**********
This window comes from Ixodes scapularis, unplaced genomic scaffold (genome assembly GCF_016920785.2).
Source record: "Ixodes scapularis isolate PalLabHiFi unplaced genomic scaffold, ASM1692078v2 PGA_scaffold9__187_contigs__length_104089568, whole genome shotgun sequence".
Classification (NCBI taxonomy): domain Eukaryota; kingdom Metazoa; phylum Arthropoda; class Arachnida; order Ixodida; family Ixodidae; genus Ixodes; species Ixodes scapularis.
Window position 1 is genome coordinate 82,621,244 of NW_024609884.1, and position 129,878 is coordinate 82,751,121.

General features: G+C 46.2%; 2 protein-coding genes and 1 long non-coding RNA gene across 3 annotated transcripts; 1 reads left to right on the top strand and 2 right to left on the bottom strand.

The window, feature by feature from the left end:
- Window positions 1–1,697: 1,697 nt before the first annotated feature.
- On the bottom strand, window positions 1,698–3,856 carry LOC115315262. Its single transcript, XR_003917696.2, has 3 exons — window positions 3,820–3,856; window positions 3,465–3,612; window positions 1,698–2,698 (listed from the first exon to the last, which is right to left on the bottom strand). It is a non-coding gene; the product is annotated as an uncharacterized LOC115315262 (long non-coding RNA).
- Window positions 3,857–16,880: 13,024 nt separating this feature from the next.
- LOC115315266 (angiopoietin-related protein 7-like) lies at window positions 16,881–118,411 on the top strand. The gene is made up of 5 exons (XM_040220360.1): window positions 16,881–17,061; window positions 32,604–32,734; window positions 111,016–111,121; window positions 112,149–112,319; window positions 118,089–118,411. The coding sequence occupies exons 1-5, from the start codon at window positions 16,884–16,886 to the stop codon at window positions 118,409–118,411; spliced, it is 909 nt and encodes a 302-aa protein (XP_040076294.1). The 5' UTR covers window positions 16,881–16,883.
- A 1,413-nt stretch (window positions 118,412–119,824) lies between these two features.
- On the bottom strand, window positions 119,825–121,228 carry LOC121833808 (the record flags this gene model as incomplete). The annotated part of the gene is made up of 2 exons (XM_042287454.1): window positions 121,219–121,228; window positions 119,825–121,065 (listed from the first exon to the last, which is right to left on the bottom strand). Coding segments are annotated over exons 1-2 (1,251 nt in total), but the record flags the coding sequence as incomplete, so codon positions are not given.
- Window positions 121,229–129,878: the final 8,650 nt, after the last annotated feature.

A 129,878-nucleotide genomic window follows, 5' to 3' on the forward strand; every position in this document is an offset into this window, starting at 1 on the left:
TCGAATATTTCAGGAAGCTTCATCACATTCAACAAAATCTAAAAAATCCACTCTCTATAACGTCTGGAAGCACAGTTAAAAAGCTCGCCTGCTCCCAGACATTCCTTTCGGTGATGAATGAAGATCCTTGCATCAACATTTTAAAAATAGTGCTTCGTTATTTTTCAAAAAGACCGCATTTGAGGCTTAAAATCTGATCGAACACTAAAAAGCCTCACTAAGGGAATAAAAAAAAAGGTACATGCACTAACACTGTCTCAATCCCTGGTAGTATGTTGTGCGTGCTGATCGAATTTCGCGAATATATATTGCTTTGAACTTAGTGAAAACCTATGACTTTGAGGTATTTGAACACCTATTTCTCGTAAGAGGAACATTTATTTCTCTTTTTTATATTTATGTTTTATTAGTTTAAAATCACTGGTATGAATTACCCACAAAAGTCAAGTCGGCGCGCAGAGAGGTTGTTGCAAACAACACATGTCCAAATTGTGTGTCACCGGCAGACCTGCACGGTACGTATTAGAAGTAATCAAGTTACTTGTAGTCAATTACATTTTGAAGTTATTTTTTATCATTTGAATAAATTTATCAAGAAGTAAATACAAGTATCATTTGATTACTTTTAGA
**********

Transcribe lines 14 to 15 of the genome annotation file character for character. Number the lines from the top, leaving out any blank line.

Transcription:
A 129,878-nucleotide genomic window follows, 5' to 3' on the forward strand; every position in this document is an offset into this window, starting at 1 on the left:
TCGAATATTTCAGGAAGCTTCATCACATTCAACAAAATCTAAAAAATCCACTCTCTATAACGTCTGGAAGCACAGTTAAAAAGCTCGCCTGCTCCCAGACATTCCTTTCGGTGATGAATGAAGATCCTTGCATCAACATTTTAAAAATAGTGCTTCGTTATTTTTCAAAAAGACCGCATTTGAGGCTTAAAATCTGATCGAACACTAAAAAGCCTCACTAAGGGAATAAAAAAAAAGGTACATGCACTAACACTGTCTCAATCCCTGGTAGTATGTTGTGCGTGCTGATCGAATTTCGCGAATATATATTGCTTTGAACTTAGTGAAAACCTATGACTTTGAGGTATTTGAACACCTATTTCTCGTAAGAGGAACATTTATTTCTCTTTTTTATATTTATGTTTTATTAGTTTAAAATCACTGGTATGAATTACCCACAAAAGTCAAGTCGGCGCGCAGAGAGGTTGTTGCAAACAACACATGTCCAAATTGTGTGTCACCGGCAGACCTGCACGGTACGTATTAGAAGTAATCAAGTTACTTGTAGTCAATTACATTTTGAAGTTATTTTTTATCATTTGAATAAATTTATCAAGAAGTAAATACAAGTATCATTTGATTACTTTTAGA